Suicide is a nightmare for survivors of loved ones. Death in itself is hard to cope with but when someone you love intentionally takes their life, this pain is somehow multiplied many times over. Your mind races with unanswered questions and your heart pounds in shock - then it hits you. They are GONE, taken from this earth by their own actions, and there is nothing you can do to get them back.
Most people struggle with the ultimate unanswered question - WHY?
Why would they do this? Why didn't I help? Why didn't I see it coming? Why was I not there for this person? Why didn't I call more, visit more, and pay more attention? Although there can be a multitude of factors that made this person's life difficult, nobody truly knows what drives a person to take their own life. For many survivors this 'why' question will haunt them forever.
After all the whys and flooding tears comes reality. The emotional rollercoaster of reality; the time you realize it's too late for prevention, too soon for comfort, but yet somehow you need to cope with what has happened. So many thoughts, emotions, memories, solutions, all of which bring no comfort to the persisting finality forced upon you.
There is some truth to the saying that 'Time Heals All Wounds' as somehow in the aftermath of death and tragedy, the sharpness of the pain wears itself down. Grief and sorrow withstanding; the aching dulls with the passage of time. Although counseling is an effective healing method for some, it does not work for everyone. Each person needs to somehow find a place for this emptiness somewhere within the layers of their life. Finding the psycho-philosophical layer that allows you to accept this affliction and move forward is the most challenging of the surviving factors.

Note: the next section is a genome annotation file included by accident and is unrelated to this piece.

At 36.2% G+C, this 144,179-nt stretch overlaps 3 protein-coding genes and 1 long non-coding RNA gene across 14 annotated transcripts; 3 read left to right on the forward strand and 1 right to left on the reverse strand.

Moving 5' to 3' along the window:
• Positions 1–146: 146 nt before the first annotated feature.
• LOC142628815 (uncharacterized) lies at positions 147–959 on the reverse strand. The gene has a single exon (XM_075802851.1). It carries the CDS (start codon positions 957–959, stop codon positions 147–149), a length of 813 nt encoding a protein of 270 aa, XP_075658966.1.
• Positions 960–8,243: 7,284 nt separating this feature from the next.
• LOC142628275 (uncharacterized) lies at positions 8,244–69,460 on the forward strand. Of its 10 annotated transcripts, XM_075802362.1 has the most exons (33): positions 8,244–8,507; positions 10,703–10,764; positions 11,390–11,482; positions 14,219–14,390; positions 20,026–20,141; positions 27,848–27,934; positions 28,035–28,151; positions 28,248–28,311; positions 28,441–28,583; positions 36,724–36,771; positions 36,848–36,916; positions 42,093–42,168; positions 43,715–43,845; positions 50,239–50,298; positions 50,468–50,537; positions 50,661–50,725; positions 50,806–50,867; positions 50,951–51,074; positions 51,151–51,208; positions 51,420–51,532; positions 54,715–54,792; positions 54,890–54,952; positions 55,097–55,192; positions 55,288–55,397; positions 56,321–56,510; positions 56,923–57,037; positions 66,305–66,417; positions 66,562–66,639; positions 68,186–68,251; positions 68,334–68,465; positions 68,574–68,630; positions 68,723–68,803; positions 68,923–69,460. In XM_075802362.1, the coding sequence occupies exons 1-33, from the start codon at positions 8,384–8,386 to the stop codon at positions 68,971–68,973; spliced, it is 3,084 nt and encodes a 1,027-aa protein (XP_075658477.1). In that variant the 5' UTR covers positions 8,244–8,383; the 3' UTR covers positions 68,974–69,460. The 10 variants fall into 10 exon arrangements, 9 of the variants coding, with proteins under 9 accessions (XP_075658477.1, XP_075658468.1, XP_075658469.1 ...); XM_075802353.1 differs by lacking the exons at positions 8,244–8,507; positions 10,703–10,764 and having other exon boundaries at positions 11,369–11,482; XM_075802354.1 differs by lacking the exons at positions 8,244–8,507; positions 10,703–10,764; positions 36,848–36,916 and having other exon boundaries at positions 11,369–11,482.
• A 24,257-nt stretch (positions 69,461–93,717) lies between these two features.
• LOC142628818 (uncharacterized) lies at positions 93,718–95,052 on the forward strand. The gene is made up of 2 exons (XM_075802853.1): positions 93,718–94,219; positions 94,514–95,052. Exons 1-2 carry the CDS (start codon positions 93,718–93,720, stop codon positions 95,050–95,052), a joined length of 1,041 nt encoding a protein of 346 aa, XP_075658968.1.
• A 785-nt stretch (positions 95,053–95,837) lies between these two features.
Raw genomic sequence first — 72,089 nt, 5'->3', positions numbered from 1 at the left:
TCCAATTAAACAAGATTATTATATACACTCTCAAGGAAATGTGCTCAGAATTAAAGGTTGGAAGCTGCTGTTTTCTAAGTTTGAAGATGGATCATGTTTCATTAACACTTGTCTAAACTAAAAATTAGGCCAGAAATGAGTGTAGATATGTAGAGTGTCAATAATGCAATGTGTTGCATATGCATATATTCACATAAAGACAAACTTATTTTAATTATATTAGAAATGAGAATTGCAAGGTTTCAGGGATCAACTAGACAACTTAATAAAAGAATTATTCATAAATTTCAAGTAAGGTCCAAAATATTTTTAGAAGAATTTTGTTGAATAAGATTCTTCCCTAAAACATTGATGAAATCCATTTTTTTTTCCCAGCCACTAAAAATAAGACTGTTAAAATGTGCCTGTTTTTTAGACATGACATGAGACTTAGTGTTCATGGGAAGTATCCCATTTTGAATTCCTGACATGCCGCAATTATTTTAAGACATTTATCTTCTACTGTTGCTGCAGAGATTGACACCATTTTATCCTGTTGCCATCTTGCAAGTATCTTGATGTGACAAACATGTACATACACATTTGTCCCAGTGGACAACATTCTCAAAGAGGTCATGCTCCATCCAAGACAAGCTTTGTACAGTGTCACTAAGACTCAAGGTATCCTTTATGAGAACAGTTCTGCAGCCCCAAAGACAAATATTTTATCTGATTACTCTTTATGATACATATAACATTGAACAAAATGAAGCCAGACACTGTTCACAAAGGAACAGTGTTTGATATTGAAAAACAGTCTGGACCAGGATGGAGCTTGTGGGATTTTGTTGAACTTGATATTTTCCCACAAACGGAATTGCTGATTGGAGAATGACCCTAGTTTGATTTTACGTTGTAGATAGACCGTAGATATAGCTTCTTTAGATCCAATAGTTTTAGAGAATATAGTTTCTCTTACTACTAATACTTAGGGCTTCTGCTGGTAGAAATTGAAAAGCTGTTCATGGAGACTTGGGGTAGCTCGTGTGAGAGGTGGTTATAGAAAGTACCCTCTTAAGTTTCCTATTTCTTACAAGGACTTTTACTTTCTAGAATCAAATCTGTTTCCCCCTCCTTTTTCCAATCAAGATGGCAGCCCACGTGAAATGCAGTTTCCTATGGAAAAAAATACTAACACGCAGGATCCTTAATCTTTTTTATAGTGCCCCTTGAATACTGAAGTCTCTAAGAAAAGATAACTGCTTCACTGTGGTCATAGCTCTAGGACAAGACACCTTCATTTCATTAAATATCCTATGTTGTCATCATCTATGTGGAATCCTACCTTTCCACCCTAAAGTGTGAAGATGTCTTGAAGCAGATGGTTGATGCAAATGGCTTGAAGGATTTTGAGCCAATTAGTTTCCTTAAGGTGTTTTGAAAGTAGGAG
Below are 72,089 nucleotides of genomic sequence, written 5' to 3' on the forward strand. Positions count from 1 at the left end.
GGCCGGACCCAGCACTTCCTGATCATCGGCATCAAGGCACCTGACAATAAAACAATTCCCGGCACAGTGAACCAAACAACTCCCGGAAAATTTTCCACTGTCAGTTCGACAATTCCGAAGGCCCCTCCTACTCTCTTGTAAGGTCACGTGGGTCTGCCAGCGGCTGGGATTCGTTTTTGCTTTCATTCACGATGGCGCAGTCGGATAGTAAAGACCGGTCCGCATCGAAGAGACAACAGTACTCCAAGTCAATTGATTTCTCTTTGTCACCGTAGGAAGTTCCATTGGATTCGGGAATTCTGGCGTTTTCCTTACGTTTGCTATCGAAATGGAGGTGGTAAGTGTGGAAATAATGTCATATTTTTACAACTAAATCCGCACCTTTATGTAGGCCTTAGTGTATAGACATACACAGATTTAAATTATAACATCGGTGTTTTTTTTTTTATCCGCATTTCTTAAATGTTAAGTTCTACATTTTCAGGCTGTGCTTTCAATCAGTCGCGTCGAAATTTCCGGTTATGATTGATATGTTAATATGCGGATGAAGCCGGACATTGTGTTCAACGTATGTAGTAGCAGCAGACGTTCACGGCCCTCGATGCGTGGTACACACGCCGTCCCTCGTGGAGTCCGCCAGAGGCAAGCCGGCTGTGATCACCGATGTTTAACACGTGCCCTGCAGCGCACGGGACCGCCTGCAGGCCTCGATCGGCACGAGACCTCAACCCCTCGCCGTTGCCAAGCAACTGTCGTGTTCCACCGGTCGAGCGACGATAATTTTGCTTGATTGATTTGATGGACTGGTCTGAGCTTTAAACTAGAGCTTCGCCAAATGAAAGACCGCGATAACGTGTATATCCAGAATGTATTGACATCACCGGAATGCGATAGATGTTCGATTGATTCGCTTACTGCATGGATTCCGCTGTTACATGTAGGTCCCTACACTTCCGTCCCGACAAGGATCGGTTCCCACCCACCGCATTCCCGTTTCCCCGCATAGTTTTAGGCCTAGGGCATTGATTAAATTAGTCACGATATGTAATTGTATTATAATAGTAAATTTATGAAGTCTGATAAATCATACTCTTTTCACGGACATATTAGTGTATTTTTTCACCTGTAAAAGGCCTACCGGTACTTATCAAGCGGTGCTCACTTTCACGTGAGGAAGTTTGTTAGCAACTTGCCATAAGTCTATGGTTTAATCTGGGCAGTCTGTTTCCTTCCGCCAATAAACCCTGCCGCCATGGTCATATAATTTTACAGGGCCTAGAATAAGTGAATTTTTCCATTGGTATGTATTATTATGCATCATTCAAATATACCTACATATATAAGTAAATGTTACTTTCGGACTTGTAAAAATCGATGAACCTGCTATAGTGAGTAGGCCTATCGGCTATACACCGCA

I urge anyone suffering from the aftermath of a suicide to seek whatever help necessary to assist in coping. Things will never be the same but you can control your own destiny. You must choose to accept the tragedy and move forward with your own life.
My heart and sympathy goes out to the many people affected by suicide and other family tragedies. I speak from experiences encountered from the suicide loss of my father, a 17 yr old sister who died in a car accident, an older sister who narrowly survived a severe traumatic brain injury, and a younger sister I watch struggle with the evils of alcoholism.
Take care of yourself and your family and remember to ALWAYS hug and cherish the loved ones in your life.
National Suicide Prevention Lifeline at 1-800-273-TALK (1-800-273-8255)
About the Author:
My father's senseless death in 2001 left my life in shambles. Finding the strength and dignity to go on for myself and my children proved to be the most difficult feat ever.